Disney princesses have the brilliant gift of discernment even when everyone else is telling them they are wrong. Mulan knew it wasn't right for her aged dad to go to war. Pocahontas knew that it wasn't right to deem another group of people as savages. Tiana knew that she had a chance of making it. Jasmine knew she should marry for love. The list continues. This is an especially hard gift to have because when everyone deems something acceptable it's hard to buy into anything else. But it's possible to see past that fluff and nonsense.
3. They stand up for what they believe in.
Not only do they see it, but they fight for it. Simple as that.
4. They save men's souls. EVEN MORE.
While being able to save someone's life physically is admirable, it's even more admirable to save a human's soul. And Disney princesses always help others (particularly their male counterparts) to become better versions of themselves. They stretch them to new heights and potential. This makes for a great role model indeed.
The beast conquers his selfish tendencies with the aid of Belle's grace and refinement. Flynn Ryder is able to see the good in the world around him because of Rapunzel's positive outlook on life. Mulan's family is able to see shortcomings in tradition. Naveen is able to learn about how to work hard for something you want because of Tiana.
They all pick men who are really not-too-shabby to begin with, so I don't think this is an indication that they go for losers. The potential is all there, but they are able to see it. Great people help make everyone around them even greater, and that is also a good thing, guys.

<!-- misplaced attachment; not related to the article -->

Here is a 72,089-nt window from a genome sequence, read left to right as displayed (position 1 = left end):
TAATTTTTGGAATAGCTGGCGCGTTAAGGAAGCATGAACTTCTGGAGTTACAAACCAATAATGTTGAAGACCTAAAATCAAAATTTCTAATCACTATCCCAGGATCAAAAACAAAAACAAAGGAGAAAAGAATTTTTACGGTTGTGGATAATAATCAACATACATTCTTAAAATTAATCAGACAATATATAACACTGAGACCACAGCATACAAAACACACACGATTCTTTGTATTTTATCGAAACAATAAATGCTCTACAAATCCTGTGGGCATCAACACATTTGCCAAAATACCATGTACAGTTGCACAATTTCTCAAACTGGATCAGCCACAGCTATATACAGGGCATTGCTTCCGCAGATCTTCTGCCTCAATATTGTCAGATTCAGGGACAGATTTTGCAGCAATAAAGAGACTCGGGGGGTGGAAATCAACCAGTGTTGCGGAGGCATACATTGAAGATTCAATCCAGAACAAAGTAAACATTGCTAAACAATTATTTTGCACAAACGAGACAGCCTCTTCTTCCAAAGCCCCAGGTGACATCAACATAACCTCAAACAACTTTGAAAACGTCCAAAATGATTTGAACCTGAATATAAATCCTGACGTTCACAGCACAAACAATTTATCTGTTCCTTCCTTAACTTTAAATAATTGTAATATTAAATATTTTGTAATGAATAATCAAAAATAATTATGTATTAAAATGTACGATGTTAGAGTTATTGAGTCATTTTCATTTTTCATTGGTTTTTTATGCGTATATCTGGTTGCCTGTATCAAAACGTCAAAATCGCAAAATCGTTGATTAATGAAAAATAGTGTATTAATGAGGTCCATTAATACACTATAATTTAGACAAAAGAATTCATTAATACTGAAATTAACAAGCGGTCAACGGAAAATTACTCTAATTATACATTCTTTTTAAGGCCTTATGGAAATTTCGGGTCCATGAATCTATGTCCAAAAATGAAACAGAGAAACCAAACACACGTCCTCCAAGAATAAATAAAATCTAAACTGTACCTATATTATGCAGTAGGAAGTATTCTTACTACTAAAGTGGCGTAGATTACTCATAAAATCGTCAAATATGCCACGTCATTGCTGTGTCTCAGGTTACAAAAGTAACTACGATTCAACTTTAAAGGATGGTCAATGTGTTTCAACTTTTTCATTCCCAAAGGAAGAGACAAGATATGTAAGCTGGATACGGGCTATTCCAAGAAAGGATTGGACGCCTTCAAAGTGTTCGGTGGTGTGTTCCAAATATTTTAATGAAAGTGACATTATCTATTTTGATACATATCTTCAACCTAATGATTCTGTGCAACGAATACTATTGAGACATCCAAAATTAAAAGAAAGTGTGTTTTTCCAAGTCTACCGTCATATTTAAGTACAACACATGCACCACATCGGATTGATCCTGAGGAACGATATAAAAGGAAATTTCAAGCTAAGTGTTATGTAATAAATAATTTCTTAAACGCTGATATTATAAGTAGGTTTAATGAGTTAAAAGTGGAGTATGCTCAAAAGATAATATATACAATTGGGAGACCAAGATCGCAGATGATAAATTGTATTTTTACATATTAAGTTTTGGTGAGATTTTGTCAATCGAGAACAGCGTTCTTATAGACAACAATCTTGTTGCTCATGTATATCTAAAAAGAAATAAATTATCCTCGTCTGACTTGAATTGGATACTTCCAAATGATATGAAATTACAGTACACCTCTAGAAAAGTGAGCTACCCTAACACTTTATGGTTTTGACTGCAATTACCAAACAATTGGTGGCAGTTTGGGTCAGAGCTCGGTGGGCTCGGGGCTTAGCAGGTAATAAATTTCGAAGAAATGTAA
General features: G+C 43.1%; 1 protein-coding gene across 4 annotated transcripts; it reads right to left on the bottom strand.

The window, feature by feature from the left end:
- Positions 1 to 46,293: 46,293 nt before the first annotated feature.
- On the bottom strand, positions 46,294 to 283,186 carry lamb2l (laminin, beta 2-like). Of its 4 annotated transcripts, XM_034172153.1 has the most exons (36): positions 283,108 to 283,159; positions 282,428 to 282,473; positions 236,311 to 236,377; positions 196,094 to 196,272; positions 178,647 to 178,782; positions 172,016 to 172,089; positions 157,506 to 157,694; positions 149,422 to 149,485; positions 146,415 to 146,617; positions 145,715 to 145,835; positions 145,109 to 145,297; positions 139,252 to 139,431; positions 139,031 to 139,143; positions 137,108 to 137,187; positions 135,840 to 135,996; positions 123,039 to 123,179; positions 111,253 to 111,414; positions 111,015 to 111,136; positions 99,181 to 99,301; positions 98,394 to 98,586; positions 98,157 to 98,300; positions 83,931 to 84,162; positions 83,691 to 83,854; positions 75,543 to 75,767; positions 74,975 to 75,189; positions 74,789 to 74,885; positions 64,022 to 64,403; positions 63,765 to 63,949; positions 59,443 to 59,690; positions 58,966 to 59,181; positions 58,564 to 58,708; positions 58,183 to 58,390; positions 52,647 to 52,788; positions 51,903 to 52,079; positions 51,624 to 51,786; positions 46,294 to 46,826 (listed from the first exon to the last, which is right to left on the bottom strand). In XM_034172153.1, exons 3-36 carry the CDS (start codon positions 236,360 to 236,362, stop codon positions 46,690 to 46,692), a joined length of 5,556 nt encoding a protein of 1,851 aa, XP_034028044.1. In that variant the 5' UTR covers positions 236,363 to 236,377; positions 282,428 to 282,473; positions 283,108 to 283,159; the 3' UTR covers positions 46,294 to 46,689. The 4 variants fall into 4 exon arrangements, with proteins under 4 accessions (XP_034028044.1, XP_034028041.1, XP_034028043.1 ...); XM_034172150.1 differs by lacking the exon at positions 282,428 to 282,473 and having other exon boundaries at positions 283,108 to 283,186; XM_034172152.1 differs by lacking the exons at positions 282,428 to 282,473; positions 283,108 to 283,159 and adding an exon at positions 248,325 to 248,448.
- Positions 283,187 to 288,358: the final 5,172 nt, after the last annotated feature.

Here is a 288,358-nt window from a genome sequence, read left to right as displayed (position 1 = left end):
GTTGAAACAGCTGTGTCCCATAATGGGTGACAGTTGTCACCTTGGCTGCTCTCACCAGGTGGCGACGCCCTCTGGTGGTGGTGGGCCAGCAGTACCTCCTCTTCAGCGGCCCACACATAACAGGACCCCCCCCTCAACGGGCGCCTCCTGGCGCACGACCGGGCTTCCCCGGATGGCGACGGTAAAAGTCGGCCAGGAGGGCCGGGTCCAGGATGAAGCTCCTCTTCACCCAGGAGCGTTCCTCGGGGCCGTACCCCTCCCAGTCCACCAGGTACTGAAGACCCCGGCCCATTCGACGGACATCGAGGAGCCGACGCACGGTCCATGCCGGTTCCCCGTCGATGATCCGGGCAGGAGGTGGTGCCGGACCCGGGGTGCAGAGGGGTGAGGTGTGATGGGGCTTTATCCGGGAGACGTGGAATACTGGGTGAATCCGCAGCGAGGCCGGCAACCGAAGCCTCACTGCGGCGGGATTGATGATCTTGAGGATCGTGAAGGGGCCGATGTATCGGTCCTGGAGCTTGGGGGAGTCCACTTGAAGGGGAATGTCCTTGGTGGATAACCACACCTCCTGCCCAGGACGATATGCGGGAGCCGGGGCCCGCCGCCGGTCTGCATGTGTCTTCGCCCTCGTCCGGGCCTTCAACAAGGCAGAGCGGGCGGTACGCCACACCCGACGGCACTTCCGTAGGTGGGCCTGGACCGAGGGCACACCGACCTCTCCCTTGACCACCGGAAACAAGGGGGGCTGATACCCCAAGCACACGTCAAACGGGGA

5. They have a vast array of talents.
Disney doesn't assume (like so many other modern stories) that the greatest talent for a woman to have is super fighting abilities. They show women with a vast array of capabilities; Snow White is an excellent cleaner (in fact, my daughter used to call her "cleaning"), Ariel and Aurora are excellent singers, Tiana is a businesswoman, Belle is a great reader and intellect, Mulan is good at fighting, Merida can shoot a bow and arrow, Pocahontas is a capable aerial diver and canoer, etc.
This shows my daughters that what they're interested in is valid. If they like to clean (wouldn't that be spectacular?), super. If they want to do ballet or karate or soccer, then that's fine and dandy.
6. Though they are each good, they are each extraordinarily unique.
Beyond skills, Disney princesses are all very unique. There are very few things they hold in common besides being good and being princesses. Rapunzel is quirky and enthused and an emotional rollercoaster. Pocahontas is a free loving hippie and peaceful. Mulan is clever and bold and sometimes awkward. Elsa is serious and intense and worries a lot. Anna is weird and whimsical. Tiana is strong and determined. Cinderella is loving and kind and forgiving. Ariel is rebellious and adventurous.
They all have their own personalities, but they all are able to make the world a better place. They are all needed in own originality, and each of them has a purpose to fulfill as they are. I love this. I love that my daughters can learn from such a variety of people that they are needed as they are: the best versions of who and what they can be. They don't have to change their personalities to fit a certain mold. They just have to look within themselves regarding what they uniquely can offer.
Okay, so Disney princesses get flack. All the intellects and smarties like to point out their weaknesses. Maybe it's easy to try to find fault in someone or something. But, I will always love what Disney princess movies teach. They teach us about powerful women but also so much more.
The power of redemption. Forgiveness. Mercy. Overcoming obstacles. Suffering and joy.
Disney princesses rule, and I hope you live happily ever after enjoying their awesomeness. (But, if you don't, that's fine too. Find other positive movies or books you love.)
Do you like Disney princesses? Why or why not?